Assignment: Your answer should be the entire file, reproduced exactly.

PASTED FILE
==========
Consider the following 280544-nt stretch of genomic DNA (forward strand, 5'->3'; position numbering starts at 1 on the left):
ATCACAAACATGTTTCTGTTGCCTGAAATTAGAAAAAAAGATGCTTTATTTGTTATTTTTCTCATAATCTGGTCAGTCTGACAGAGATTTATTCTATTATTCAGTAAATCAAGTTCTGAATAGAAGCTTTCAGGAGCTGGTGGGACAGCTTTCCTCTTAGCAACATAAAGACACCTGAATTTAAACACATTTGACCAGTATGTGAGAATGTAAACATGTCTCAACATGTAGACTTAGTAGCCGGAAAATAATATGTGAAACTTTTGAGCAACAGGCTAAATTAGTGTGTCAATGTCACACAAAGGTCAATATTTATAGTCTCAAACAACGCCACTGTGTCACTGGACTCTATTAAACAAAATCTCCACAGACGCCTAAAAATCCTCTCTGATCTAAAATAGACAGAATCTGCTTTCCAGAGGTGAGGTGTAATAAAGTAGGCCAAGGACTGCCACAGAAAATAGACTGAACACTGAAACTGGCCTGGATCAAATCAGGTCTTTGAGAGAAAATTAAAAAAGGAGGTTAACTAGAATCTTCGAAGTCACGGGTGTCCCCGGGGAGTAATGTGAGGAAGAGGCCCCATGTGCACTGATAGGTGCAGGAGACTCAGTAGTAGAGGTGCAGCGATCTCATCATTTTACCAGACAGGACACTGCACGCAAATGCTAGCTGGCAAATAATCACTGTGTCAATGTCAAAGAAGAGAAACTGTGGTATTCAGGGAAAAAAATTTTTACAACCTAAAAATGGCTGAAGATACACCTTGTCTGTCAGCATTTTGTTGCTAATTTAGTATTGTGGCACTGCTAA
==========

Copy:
Consider the following 280544-nt stretch of genomic DNA (forward strand, 5'->3'; position numbering starts at 1 on the left):
ATCACAAACATGTTTCTGTTGCCTGAAATTAGAAAAAAAGATGCTTTATTTGTTATTTTTCTCATAATCTGGTCAGTCTGACAGAGATTTATTCTATTATTCAGTAAATCAAGTTCTGAATAGAAGCTTTCAGGAGCTGGTGGGACAGCTTTCCTCTTAGCAACATAAAGACACCTGAATTTAAACACATTTGACCAGTATGTGAGAATGTAAACATGTCTCAACATGTAGACTTAGTAGCCGGAAAATAATATGTGAAACTTTTGAGCAACAGGCTAAATTAGTGTGTCAATGTCACACAAAGGTCAATATTTATAGTCTCAAACAACGCCACTGTGTCACTGGACTCTATTAAACAAAATCTCCACAGACGCCTAAAAATCCTCTCTGATCTAAAATAGACAGAATCTGCTTTCCAGAGGTGAGGTGTAATAAAGTAGGCCAAGGACTGCCACAGAAAATAGACTGAACACTGAAACTGGCCTGGATCAAATCAGGTCTTTGAGAGAAAATTAAAAAAGGAGGTTAACTAGAATCTTCGAAGTCACGGGTGTCCCCGGGGAGTAATGTGAGGAAGAGGCCCCATGTGCACTGATAGGTGCAGGAGACTCAGTAGTAGAGGTGCAGCGATCTCATCATTTTACCAGACAGGACACTGCACGCAAATGCTAGCTGGCAAATAATCACTGTGTCAATGTCAAAGAAGAGAAACTGTGGTATTCAGGGAAAAAAATTTTTACAACCTAAAAATGGCTGAAGATACACCTTGTCTGTCAGCATTTTGTTGCTAATTTAGTATTGTGGCACTGCTAA